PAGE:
Given the importance of this list, one would have expected some clarity about the methodology used to generate it. Without a published methodology, there is the risk that people may regard the list as being the product of the subjective whims of a few individuals sitting in an office in England. The development of the new FT list was preceded by a consultation period in which academics were invited to email their thoughts about which journals should be included to the following email address mba@ft.com. This email account was managed by one Laurent Ortmans. We know from LinkedIn that this individual has worked as a UK civil servant and is a graduate of Kingston University and the University of Rennes. Aside from that, his background, interests, and associations are murky.   During the consultation period, which ended on 17 June, a number of scholarly organizations mobilized to lobby on behalf of their journals. For instance, Debra Shapiro, the president of the Academy of Management sent out the following email to its members on 6 June:


As you may know, the Financial Times uses a list of 45 journals to assess research quality and determine business school rankings (http://www.ft.com/cms/s/2/3405a512-5cbb-11e1-8f1f-00144feabdc0.html#axzz48pTKFgOO.)  We recently learned that the Academy of Management Review (AMR) may be removed from this FT 45 list of journals.   [AS: Prof. Shapiro did not specify how she learned of the possibility that the AMR and AMJ might be removed ].

We find this troubling, as AMR has consistently been ranked among the top five most influential and frequently cited journals in our field.  In fact, AMR is ranked #1 in the category of business and #2 in the category of Management (Thompson Reuters, 2014).  The journal’s impact factor is 7.45 with a 5 year impact factor of 10.736. 

AMR consistently publishes the highest quality theoretical work done in the field.  With close to *5 million downloads* to its content in 2015, AMR is an essential resource for management scholars and students who seek to understand the “why’s and how’s” behind timely and fundamental organizational problems faced by managers and organizations.

Your school may be asked to vote on whether to keep AMR on the Financial Times list of journals.  If so, please contact your representative as soon as possible to make sure that AMR stays on the list.



We know that the consultation period ended on 17 June and that the new list was published on 24 June. What isn’t clear is the process that took place during the intervening six days (only four of which were working days in the UK). It’s a total black box. Information was fed into the email address mentioned above and was processed by the staff of the FT, who may also have used citation counts, but not that much is really known.  The FT has not published the methodology it used to rank journals and make decisions about journal listing and delisting. (I would note here that the methodology used to decide on the 24 journals that are part of the rival Dallas Journals List is also unpublished, but one would have expected better from a UK-based organization such as the FT, especially as the  UK’s Chartered Association of Business Schools explains in great detail the methodology used to determine its ranking of journals. The CABS list contains an admirably clear and transparent description of the methodology used and the individuals consulted).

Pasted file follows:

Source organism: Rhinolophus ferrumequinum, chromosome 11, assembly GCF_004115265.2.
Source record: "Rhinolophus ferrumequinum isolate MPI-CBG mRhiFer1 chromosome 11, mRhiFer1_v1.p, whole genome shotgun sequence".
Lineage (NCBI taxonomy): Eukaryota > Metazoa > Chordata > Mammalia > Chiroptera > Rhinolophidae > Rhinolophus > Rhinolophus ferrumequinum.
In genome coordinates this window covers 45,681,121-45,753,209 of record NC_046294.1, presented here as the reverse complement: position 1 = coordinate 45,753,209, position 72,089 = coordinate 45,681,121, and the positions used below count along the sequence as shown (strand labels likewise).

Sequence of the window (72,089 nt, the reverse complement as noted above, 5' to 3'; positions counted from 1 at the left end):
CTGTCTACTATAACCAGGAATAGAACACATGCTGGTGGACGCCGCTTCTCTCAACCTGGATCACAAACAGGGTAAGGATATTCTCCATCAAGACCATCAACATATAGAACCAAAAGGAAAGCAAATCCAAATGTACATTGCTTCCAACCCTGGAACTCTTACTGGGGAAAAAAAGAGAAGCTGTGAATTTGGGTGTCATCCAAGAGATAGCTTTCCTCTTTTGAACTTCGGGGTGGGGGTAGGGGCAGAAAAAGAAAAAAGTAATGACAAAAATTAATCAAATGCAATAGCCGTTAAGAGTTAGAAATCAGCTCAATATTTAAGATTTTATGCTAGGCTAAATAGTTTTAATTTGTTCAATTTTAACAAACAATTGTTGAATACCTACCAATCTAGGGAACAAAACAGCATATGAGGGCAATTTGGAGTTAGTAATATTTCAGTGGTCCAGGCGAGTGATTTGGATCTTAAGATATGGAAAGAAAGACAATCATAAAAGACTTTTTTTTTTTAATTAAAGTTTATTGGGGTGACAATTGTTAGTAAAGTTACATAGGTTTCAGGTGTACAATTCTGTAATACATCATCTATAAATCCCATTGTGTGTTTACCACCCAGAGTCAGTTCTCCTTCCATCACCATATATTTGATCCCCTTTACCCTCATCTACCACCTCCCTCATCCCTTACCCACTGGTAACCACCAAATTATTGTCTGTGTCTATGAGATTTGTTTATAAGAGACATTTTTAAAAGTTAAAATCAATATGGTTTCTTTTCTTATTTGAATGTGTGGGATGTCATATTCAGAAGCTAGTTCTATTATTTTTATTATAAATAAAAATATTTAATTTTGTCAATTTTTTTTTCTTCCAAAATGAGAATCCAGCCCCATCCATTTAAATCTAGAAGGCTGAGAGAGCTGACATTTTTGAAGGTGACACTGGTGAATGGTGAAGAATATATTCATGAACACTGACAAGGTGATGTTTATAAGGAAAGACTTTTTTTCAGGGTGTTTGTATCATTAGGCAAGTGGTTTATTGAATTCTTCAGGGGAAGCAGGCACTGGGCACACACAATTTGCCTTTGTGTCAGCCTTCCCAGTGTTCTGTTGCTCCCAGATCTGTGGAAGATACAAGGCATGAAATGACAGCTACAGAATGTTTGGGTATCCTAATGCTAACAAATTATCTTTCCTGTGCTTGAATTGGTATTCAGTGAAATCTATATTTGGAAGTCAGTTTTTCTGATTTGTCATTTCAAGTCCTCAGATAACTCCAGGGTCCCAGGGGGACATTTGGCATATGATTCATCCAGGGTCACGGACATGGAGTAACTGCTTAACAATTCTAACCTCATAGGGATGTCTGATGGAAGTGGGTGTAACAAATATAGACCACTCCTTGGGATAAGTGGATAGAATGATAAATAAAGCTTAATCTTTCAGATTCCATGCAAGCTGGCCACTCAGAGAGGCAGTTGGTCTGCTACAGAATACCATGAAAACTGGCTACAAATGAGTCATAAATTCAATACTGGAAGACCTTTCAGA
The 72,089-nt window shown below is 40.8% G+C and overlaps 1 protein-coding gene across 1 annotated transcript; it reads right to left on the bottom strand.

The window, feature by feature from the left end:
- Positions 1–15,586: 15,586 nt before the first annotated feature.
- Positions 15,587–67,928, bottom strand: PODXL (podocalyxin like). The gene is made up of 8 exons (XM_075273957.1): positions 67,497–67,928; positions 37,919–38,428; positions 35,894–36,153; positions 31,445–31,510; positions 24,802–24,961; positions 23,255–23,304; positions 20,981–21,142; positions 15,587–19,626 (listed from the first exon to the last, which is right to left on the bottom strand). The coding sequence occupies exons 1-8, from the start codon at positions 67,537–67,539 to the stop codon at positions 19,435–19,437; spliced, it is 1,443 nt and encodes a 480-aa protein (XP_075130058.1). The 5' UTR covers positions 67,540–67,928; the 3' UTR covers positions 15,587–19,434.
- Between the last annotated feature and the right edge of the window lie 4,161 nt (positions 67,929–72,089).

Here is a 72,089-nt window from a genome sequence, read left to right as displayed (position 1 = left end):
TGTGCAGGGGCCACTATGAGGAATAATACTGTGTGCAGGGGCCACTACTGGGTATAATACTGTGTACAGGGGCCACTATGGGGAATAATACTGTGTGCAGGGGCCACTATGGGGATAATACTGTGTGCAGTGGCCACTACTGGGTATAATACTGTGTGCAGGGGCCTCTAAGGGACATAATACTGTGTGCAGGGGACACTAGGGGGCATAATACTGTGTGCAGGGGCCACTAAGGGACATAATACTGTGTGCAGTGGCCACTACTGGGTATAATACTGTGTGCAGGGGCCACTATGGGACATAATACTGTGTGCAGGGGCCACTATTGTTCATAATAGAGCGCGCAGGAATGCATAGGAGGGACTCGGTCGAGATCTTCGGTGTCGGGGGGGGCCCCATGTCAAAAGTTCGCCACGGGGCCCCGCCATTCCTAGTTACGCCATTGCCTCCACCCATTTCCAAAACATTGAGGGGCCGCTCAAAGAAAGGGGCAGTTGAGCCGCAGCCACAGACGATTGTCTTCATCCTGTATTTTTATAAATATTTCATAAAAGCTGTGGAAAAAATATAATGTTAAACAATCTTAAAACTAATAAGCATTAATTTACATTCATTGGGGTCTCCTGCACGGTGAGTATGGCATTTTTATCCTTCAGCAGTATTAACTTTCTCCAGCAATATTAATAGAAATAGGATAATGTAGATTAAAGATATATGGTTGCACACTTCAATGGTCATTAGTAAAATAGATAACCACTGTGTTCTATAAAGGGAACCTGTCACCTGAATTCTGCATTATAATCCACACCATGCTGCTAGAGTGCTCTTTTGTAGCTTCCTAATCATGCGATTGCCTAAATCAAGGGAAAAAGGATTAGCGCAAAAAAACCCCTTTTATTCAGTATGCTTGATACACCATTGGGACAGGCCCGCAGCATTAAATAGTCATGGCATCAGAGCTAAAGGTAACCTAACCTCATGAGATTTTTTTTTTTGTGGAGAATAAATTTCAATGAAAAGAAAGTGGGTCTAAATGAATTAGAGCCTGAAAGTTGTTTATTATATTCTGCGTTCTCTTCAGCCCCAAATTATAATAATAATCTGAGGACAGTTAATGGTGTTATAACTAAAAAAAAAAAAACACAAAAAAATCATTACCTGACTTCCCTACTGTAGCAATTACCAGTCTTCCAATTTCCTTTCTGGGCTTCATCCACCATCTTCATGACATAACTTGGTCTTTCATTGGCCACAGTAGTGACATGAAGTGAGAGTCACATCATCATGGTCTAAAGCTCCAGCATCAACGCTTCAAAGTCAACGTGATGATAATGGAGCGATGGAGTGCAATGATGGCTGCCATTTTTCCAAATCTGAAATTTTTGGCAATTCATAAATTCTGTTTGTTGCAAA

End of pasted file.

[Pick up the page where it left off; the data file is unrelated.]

The lack of transparency about the process behind the FT journal rankings is ironic on many levels. It is ironic because the FT rightly critiques developing countries for their lack of transparency. It is also ironic because virtually all management journals require papers to include a methodology section in which authors explain precisely how they came up with their results. I’m certain that if an academic sent a paper that expressed opinions in the form of a ranking without a detailed justification of the methodology and the nature of the data used, it would be desk rejected. You can’t just make a claim and say “trust me”. You need to show your work. Indeed, there is currently a pan-disciplinary movement in the social sciences to increase rather than decrease the transparency, for instance by requiring academic authors to publish their raw data as well as a description of how they used it. Research transparency is also a big issue in the natural sciences.